How To Demand That Your Bank Stop Funding DAPL


  • How To Demand That Your Bank Stop Funding DAPL

The following letter to Citibank was written by musician and filmmaker Collin Ruffino, in the hopes that it might be useful for others as a template. For anyone contacting Citibank, the sender can simply add the number of years they’ve been a customer at the top and their name at the bottom, and the letter could be easily adapted for another bank. (Contact information for major DAPL funders can be found here).

Dear Michael Corbat,

I recently became aware that Citibank has provided a significant portion of the financing  to Energy Transfer Partners for the construction of the Dakota Access Pipeline. I am writing to urge you to divest from this destructive and unethical project and to cease the financing of all other current and future projects that do not respect Native sovereignty or that require the continued extraction and burning of fossil fuels. I have been a Citibank customer for X years and will be closing my accounts with your bank and urging others to do so until there is positive action on the part of Citigroup.

As I’m sure you are aware, the pipeline crosses ancestral homelands of the Dakota Sioux—land guaranteed them in the 1851 and ’68 treaties made with the U.S. government. The fact that these treaties have been trodden upon by that same government does not justify the further theft and destruction of that land. It is far past time to end the long history of disregard for the rights of America’s first inhabitants.

In resisting the construction of the pipeline, the Dakota Sioux and their many Native and non-Native allies have courageously highlighted authorities’ criminal lack of foresight or concern for the pipeline’s  environmental impact and called much-needed attention to the very real threat it poses to the drinking water of millions and for our shared climate. The violent response by local authorities and private security firms acting on behalf of Energy Transfer Partners, and by extension Citigroup, has been horrifying to behold.

Further, an immediate, global shift away from fossil fuels to clean, renewable energy is needed if we are to avoid the worst impacts of runaway climate disruption. Any new financial support for fossil fuel projects represents a massive risk to our land and water resources, the health of vulnerable people living close to these industries, and the future of life on this planet.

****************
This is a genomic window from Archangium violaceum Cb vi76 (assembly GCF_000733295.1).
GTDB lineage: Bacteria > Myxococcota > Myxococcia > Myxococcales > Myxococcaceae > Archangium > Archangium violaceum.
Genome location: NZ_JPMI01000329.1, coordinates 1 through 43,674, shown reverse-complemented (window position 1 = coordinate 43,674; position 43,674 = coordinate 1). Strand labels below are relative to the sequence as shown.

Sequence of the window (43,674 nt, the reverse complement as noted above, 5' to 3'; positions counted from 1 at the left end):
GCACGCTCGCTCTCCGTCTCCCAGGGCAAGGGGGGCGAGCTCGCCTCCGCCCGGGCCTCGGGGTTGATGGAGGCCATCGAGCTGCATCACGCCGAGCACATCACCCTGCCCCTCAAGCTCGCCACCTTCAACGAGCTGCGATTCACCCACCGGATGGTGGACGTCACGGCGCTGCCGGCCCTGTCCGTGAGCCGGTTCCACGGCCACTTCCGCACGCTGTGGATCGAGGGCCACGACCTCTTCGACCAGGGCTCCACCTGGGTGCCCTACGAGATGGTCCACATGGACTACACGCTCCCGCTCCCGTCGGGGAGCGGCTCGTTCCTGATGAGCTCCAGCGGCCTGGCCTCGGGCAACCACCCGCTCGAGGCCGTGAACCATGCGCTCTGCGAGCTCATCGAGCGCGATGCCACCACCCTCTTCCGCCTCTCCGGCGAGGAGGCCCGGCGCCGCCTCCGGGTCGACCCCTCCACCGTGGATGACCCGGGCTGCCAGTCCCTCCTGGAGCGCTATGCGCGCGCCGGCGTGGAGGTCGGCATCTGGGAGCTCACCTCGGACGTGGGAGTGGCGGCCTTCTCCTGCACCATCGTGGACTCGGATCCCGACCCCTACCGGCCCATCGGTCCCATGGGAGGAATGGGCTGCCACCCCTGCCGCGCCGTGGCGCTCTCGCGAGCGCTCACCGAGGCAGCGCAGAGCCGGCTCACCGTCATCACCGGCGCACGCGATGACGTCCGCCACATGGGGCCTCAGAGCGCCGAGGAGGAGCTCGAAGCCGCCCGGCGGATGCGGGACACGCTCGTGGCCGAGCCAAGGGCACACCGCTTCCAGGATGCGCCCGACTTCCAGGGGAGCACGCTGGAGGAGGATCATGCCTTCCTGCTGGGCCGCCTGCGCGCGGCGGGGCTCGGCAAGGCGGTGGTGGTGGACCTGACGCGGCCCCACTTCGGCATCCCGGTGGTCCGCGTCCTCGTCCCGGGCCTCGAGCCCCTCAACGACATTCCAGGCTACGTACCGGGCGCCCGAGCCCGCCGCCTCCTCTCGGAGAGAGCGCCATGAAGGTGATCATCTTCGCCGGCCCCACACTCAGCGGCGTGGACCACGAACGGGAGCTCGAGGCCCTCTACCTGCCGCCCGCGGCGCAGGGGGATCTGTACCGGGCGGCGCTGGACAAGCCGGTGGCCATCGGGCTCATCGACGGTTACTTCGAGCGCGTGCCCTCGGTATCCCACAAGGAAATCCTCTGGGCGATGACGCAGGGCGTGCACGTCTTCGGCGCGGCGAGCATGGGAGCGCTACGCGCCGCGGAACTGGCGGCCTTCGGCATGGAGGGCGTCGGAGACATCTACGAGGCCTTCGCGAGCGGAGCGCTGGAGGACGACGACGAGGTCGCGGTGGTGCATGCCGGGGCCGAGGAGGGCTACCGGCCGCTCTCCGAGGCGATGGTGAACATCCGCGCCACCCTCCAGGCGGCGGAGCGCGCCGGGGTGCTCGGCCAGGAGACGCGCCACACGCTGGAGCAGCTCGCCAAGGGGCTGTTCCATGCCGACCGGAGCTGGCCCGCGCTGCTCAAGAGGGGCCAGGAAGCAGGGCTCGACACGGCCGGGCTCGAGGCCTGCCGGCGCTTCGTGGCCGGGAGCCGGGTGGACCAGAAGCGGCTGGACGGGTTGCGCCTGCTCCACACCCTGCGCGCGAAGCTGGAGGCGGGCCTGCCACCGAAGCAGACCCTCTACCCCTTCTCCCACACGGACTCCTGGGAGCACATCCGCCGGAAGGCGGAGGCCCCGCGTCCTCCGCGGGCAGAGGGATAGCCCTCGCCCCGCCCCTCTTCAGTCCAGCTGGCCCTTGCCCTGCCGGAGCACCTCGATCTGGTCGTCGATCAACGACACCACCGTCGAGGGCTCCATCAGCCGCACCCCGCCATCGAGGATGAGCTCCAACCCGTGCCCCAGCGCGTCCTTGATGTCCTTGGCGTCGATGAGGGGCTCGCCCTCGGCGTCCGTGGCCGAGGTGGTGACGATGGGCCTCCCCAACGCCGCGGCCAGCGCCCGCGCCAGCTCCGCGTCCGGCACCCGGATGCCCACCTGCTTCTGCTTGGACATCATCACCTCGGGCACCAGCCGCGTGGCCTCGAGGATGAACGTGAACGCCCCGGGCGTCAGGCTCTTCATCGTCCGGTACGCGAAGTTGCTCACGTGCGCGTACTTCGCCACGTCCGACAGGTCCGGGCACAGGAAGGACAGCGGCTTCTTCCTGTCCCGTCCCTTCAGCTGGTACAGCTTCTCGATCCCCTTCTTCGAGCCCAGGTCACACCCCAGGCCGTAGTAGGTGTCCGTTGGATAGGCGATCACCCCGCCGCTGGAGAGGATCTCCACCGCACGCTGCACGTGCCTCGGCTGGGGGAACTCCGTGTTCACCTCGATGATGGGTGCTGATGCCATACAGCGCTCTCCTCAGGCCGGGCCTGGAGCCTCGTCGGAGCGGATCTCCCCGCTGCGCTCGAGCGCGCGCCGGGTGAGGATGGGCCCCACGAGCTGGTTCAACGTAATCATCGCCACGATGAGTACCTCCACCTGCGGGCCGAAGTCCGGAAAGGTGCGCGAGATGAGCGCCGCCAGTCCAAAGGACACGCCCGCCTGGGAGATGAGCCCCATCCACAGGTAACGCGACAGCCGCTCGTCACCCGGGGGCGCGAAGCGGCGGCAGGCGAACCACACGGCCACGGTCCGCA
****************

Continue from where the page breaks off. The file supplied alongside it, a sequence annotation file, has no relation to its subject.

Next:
These loans also represent a major economic gamble. Most of the world’s nations have committed to making every effort to keep human-caused global warming well below 2˚C. If that target is to be met, the vast majority of the world’s fossil fuel reserves are effectively unburnable and the money invested in them wasted. A 2015 study by Citigroup’s very own Citi Global Perspective & Solutions concluded that taking action to cut carbon pollution and slow climate change would result in a positive return on investment.

We need to see leadership on the many issues that we face as a result of the continuation and expansion of the fossil fuel industry. I am asking you to demonstrate that leadership by publicly ruling out loans to new oil, coal and gas mining, transport and export projects in the United States and beyond, instead focusing your energy investments only on renewables and energy efficiency.

I urge you to do the economic and morally right thing: stop investing in fossil fuel projects, respect Native sovereignty and immediately pull out of the Dakota Access Pipeline project.



Top photograph by Ethan Buckner.

Collin Ruffino is a musician and filmmaker who lives in Brooklyn, NY.